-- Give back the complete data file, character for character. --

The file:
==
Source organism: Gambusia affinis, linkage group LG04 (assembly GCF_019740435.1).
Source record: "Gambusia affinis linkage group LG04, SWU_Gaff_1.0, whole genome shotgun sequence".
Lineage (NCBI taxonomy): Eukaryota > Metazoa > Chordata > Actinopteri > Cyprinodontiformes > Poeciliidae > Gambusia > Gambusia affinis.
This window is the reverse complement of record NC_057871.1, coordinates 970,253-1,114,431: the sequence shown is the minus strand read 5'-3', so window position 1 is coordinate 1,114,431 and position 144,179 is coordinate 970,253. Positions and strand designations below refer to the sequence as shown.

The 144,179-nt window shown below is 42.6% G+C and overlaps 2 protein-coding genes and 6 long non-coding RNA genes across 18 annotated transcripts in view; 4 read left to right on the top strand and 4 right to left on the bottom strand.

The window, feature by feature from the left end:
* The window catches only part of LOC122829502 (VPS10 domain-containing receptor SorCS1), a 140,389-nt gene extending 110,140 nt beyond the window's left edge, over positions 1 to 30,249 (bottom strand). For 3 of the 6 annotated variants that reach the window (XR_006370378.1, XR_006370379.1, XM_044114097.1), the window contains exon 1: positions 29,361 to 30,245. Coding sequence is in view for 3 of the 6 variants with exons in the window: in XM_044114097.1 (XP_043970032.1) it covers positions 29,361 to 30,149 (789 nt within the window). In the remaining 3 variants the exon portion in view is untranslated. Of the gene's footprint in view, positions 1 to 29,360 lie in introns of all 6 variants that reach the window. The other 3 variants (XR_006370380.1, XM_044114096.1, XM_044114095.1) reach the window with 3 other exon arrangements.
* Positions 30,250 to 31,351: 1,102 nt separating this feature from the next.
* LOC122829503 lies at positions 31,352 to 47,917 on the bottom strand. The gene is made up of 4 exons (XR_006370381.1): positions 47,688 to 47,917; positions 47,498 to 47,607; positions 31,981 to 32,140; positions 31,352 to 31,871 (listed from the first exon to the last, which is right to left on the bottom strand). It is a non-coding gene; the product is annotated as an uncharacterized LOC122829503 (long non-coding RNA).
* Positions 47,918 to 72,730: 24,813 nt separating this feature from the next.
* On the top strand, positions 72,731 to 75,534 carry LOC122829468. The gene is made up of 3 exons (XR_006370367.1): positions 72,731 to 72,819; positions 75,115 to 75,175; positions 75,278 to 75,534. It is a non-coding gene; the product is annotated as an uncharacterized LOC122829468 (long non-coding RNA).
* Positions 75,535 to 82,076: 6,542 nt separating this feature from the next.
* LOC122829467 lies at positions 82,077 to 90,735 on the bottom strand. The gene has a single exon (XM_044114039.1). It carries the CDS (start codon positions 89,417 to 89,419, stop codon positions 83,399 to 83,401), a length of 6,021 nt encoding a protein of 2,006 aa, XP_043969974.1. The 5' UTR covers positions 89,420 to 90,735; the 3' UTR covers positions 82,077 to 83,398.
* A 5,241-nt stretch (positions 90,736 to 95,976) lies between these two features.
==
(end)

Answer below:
Source organism: Gambusia affinis, linkage group LG04 (assembly GCF_019740435.1).
Source record: "Gambusia affinis linkage group LG04, SWU_Gaff_1.0, whole genome shotgun sequence".
Lineage (NCBI taxonomy): Eukaryota > Metazoa > Chordata > Actinopteri > Cyprinodontiformes > Poeciliidae > Gambusia > Gambusia affinis.
This window is the reverse complement of record NC_057871.1, coordinates 970,253-1,114,431: the sequence shown is the minus strand read 5'-3', so window position 1 is coordinate 1,114,431 and position 144,179 is coordinate 970,253. Positions and strand designations below refer to the sequence as shown.

The 144,179-nt window shown below is 42.6% G+C and overlaps 2 protein-coding genes and 6 long non-coding RNA genes across 18 annotated transcripts in view; 4 read left to right on the top strand and 4 right to left on the bottom strand.

The window, feature by feature from the left end:
* The window catches only part of LOC122829502 (VPS10 domain-containing receptor SorCS1), a 140,389-nt gene extending 110,140 nt beyond the window's left edge, over positions 1 to 30,249 (bottom strand). For 3 of the 6 annotated variants that reach the window (XR_006370378.1, XR_006370379.1, XM_044114097.1), the window contains exon 1: positions 29,361 to 30,245. Coding sequence is in view for 3 of the 6 variants with exons in the window: in XM_044114097.1 (XP_043970032.1) it covers positions 29,361 to 30,149 (789 nt within the window). In the remaining 3 variants the exon portion in view is untranslated. Of the gene's footprint in view, positions 1 to 29,360 lie in introns of all 6 variants that reach the window. The other 3 variants (XR_006370380.1, XM_044114096.1, XM_044114095.1) reach the window with 3 other exon arrangements.
* Positions 30,250 to 31,351: 1,102 nt separating this feature from the next.
* LOC122829503 lies at positions 31,352 to 47,917 on the bottom strand. The gene is made up of 4 exons (XR_006370381.1): positions 47,688 to 47,917; positions 47,498 to 47,607; positions 31,981 to 32,140; positions 31,352 to 31,871 (listed from the first exon to the last, which is right to left on the bottom strand). It is a non-coding gene; the product is annotated as an uncharacterized LOC122829503 (long non-coding RNA).
* Positions 47,918 to 72,730: 24,813 nt separating this feature from the next.
* On the top strand, positions 72,731 to 75,534 carry LOC122829468. The gene is made up of 3 exons (XR_006370367.1): positions 72,731 to 72,819; positions 75,115 to 75,175; positions 75,278 to 75,534. It is a non-coding gene; the product is annotated as an uncharacterized LOC122829468 (long non-coding RNA).
* Positions 75,535 to 82,076: 6,542 nt separating this feature from the next.
* LOC122829467 lies at positions 82,077 to 90,735 on the bottom strand. The gene has a single exon (XM_044114039.1). It carries the CDS (start codon positions 89,417 to 89,419, stop codon positions 83,399 to 83,401), a length of 6,021 nt encoding a protein of 2,006 aa, XP_043969974.1. The 5' UTR covers positions 89,420 to 90,735; the 3' UTR covers positions 82,077 to 83,398.
* A 5,241-nt stretch (positions 90,736 to 95,976) lies between these two features.